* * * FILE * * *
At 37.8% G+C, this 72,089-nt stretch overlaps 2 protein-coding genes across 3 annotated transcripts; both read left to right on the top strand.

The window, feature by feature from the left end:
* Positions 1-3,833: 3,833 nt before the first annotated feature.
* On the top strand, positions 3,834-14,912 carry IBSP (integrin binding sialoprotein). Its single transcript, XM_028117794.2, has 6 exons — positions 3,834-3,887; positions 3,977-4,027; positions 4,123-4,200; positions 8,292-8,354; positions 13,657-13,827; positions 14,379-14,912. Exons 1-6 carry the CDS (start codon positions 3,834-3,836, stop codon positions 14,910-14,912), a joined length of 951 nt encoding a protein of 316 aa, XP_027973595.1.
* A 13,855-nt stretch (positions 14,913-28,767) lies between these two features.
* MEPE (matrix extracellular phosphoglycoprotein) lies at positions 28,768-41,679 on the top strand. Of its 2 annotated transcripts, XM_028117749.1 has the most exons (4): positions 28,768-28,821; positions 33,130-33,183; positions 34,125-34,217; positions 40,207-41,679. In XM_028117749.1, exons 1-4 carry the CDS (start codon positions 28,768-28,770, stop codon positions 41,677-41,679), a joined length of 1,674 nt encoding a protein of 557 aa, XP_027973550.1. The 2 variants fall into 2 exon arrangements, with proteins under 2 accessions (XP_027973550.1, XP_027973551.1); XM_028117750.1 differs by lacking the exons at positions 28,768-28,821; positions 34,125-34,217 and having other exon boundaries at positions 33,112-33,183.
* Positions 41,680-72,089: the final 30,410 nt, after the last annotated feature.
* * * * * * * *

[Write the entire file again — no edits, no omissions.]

At 37.8% G+C, this 72,089-nt stretch overlaps 2 protein-coding genes across 3 annotated transcripts; both read left to right on the top strand.

The window, feature by feature from the left end:
* Positions 1-3,833: 3,833 nt before the first annotated feature.
* On the top strand, positions 3,834-14,912 carry IBSP (integrin binding sialoprotein). Its single transcript, XM_028117794.2, has 6 exons — positions 3,834-3,887; positions 3,977-4,027; positions 4,123-4,200; positions 8,292-8,354; positions 13,657-13,827; positions 14,379-14,912. Exons 1-6 carry the CDS (start codon positions 3,834-3,836, stop codon positions 14,910-14,912), a joined length of 951 nt encoding a protein of 316 aa, XP_027973595.1.
* A 13,855-nt stretch (positions 14,913-28,767) lies between these two features.
* MEPE (matrix extracellular phosphoglycoprotein) lies at positions 28,768-41,679 on the top strand. Of its 2 annotated transcripts, XM_028117749.1 has the most exons (4): positions 28,768-28,821; positions 33,130-33,183; positions 34,125-34,217; positions 40,207-41,679. In XM_028117749.1, exons 1-4 carry the CDS (start codon positions 28,768-28,770, stop codon positions 41,677-41,679), a joined length of 1,674 nt encoding a protein of 557 aa, XP_027973550.1. The 2 variants fall into 2 exon arrangements, with proteins under 2 accessions (XP_027973550.1, XP_027973551.1); XM_028117750.1 differs by lacking the exons at positions 28,768-28,821; positions 34,125-34,217 and having other exon boundaries at positions 33,112-33,183.
* Positions 41,680-72,089: the final 30,410 nt, after the last annotated feature.